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Politics

Candidates for California governor make their final pitches to voters

WESTMINSTER,CA --SUNDAY, JUNE 03, 2018--California democratic candidate for governor, Lt. Gov Gavin
Lt. Gov. Gavin Newsom, the front-runner in the governor’s race, visits a Westminster shop owned by Thanh Trang, left, during his weeklong bus tour of the state.
(Jay L. Clendenin / Los Angeles Times)

Courting worshipers at Sunday church services, diners at Los Angeles landmarks and bar-hoppers in West Hollywood, the candidates for California governor crisscrossed the state in a last-minute bid to prod supporters to the polls on Tuesday, persuade the undecided — and avoid any unforced errors.

For front-runner Gavin Newsom, who leads in fundraising and the polls, that meant declining to judge Assemblyman Rob Bonta’s annual chili cook-off in Oakland.

“When you’re an elected official, rule No. 1 is never judge a competition, because you are guaranteed to anger people,” he said after addressing a crowd that included union members and their families.

Clambering on top of a fire truck, Newsom warned them of an upcoming U.S. Supreme Court decision that stands to weaken the ability of unions to collect fees.

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“You did good, thank you man,” SEIU 1021 member Jack Bryson told Newsom before they hugged and launched into a discussion of the NBA finals.

Bryson, 56, lived in San Francisco when Newsom was mayor and recalled him playing basketball with young men in underprivileged communities.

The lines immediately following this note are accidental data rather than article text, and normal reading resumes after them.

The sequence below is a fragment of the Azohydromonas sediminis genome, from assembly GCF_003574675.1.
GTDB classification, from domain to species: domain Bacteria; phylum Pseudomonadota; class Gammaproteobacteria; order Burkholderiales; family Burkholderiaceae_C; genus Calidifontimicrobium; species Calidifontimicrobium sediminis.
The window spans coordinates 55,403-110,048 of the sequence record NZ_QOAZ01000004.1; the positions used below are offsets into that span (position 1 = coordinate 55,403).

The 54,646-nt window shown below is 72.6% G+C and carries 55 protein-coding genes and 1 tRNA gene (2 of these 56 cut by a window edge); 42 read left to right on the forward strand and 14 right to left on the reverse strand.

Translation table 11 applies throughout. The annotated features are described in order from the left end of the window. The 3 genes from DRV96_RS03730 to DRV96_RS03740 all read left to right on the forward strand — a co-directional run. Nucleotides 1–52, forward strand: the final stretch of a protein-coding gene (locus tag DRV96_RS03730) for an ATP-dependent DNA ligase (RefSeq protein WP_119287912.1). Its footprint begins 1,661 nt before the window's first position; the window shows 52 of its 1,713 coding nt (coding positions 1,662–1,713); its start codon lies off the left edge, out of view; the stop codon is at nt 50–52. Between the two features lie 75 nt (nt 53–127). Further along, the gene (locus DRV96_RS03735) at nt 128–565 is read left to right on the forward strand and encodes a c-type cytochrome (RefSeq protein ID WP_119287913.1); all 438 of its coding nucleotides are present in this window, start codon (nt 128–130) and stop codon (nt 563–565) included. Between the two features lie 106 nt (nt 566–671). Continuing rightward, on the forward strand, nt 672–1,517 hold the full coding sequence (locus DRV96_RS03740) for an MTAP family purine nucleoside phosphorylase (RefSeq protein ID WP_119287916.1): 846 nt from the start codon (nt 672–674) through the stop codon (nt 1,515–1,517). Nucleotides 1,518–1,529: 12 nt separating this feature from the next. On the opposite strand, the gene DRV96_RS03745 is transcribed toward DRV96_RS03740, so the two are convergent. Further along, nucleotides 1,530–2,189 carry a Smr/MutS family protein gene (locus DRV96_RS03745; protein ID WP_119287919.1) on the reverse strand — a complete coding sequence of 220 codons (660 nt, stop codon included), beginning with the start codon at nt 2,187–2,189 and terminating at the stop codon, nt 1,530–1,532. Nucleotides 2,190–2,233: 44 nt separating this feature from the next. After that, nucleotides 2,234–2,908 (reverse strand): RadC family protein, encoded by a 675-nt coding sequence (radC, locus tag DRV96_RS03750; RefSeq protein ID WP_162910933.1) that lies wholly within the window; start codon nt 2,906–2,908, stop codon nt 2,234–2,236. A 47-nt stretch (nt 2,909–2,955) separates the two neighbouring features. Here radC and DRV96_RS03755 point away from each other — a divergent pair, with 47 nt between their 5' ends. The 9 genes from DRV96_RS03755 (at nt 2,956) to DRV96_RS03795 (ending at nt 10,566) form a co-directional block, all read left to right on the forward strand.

“He would come out and have conversations,” Bryson said, explaining why he was voting for Newsom. “Those are the things that matter.”

The stop was part of a weeklong bus tour of California that saw Newsom typically visiting three media markets a day.

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On Friday in Fresno, Elizabeth Howard, 8, told Newsom she was afraid there would be a shooting at her elementary school. Newsom launched into a familiar speech about gun control before pausing and crouching on his knees to address the young girl face to face.

“Just know this: We are never going to allow this to be the new norm,” he said, looking her in the eyes. “Know that people care more about one thing than anything else – your safety. When you go to school, the last thing you should be thinking about is guns. The last thing you should be worrying about is someone coming into your school.”

The two men vying for the second spot in the primary to compete with Newsom in the general election took markedly different approaches.

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LOS ANGELES, CALIF. - MAY 31: Gubernatorial candidate and Former Mayor of Los Angeles Antonio Villar
Former L.A. Mayor Antonio Villaraigosa serves food at Philippe's in downtown during a 24-hour campaign sprint through the city last week.
(Kent Nishimura / Los Angeles Times )

Fellow Democrat Antonio Villaraigosa embarked on a frenzied, round-the-clock bus tour of Los Angeles-area landmarks.

Well past midnight on Thursday night, the smell of marijuana filled the air as Villaraigosa made his way down Santa Monica Boulevard. Shout-outs and handshakes were extended to the former Los Angeles mayor at nearly every West Hollywood patio bar he passed. Earlier in the evening, Villaraigosa had stopped by iconic gay bar The Abbey in West Hollywood.

“I support you and so does my whole board,” Chris Classen, president of the gay rights organization LA Pride, said after running into Villaraigosa on the sidewalk. “Thank you for your service.”

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The 24-hour bus tour recalled Villaraigosa’s earlier days campaigning for office. It began at 7 a.m. Thursday at the La Cienega/Jefferson stop of the Expo Line, one of the light rail lines Villaraigosa pushed for as mayor.